Okay, now I get to talk about how the book compares to the movie. Since seeing the musical ten years ago, I have read the unabridged version. It’s not perfect. Victor Hugo needed a friend to tell him that when your characters are racing through the sewers in a life-and-death situation, you don’t need to cut from the action to give an entire history of the sewers of Paris. But one amazing, amazing thing that Hugo did do was give everyone a history. The first fifty to one hundred pages are not about Jean Valjean at all, but about the bishop, who, we learn, has given up all of his privileges and only keeps enough of his salary to keep himself fed. The rest he gives to the poor. The only thing he kept was his silver, so when he not only allows Jean Valjean to keep the plate, but also gives him the candlesticks, it’s a huge deal. The students all have back stories, so we care a lot more when they die so uselessly. The Thènardiers are not funny at all. They show the corruption and evil that can happen in poorer classes. They are menacing and horrible. Also, they are the parents of Gavroche, which gets skipped over in the movie completely. There are more connections which make everything that happens much more meaningful. I realize that not everything from a 1500 page book can make it into a three-hour movie, but that’s why making Les Misèrables into a musical was just a bad idea to begin with. My final advice? If you haven’t seen the movie already, skip it and read the unabridged book. If you have seen the movie already, read the unabridged book. You will be amazed at the depth of feeling.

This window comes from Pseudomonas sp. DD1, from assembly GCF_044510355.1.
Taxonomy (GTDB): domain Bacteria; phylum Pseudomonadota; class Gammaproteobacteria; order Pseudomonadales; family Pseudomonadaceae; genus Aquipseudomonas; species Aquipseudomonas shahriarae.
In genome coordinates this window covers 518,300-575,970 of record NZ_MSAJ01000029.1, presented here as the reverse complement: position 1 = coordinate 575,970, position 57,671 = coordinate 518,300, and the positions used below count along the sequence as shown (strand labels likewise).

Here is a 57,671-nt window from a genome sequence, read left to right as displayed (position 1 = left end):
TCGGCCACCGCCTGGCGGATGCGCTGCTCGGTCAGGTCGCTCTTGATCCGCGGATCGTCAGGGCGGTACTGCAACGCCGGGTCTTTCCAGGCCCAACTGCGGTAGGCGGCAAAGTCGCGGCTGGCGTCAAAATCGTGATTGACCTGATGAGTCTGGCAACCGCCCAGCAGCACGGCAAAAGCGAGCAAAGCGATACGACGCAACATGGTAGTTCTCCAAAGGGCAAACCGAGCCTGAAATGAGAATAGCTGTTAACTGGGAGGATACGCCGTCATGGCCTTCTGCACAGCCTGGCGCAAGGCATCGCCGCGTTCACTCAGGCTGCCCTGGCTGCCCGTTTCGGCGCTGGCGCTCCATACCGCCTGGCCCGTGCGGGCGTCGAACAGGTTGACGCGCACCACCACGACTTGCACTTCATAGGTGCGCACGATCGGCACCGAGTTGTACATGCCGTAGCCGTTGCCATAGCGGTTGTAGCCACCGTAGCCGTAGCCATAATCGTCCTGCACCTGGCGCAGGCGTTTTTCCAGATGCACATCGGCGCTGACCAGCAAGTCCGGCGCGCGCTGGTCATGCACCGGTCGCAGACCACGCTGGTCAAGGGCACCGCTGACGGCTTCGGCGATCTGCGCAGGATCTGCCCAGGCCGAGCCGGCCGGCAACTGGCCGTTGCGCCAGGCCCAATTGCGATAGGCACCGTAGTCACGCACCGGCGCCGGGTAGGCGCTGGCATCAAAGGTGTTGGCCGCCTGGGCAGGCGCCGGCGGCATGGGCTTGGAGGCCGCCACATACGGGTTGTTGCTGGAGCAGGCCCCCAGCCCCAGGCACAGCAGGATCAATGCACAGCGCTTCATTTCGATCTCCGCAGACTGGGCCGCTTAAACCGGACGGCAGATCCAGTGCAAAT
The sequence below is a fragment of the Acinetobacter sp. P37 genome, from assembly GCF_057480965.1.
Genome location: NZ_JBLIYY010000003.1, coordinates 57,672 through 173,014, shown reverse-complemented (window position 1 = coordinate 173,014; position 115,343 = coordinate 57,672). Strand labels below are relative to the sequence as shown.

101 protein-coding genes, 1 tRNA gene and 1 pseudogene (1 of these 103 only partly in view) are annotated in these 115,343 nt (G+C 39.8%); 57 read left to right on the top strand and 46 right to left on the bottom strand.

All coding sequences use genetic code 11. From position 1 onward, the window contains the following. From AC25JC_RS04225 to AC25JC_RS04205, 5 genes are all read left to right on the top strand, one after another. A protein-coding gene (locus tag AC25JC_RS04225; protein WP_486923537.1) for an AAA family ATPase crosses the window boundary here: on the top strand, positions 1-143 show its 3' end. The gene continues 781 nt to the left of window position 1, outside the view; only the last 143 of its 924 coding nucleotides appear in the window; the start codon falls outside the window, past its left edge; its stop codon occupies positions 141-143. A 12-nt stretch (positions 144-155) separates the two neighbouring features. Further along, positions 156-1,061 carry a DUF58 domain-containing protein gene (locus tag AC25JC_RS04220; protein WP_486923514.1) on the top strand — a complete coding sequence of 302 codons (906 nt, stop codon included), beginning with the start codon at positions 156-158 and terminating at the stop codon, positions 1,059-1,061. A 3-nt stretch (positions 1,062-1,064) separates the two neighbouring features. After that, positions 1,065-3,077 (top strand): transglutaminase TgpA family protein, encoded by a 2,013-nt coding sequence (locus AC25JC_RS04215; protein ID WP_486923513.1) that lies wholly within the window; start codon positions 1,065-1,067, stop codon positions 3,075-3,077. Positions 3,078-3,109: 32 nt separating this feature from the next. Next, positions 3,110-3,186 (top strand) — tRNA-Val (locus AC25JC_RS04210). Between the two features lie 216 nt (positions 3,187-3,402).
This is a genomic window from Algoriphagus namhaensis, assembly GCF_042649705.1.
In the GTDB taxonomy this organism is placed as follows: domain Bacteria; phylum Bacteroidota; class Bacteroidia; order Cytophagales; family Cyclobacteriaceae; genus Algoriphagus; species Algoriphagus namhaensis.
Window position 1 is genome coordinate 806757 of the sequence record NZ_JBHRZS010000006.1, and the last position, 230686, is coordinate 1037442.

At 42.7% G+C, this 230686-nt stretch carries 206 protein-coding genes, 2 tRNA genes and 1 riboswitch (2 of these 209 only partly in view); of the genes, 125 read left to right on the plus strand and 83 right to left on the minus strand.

Oscars Won: Best performance by an actress in a supporting role (Anne Hathaway); best achievement in makeup and hairstyling; best achievement in sound mixing.
Other Oscar Nominations: Best motion picture of the year; best performance by an actor in a leading role (Hugh Jackman); best achievement in costume design; best achievement in music written for motion pictures, original song (“Suddenly”); best achievement in production design.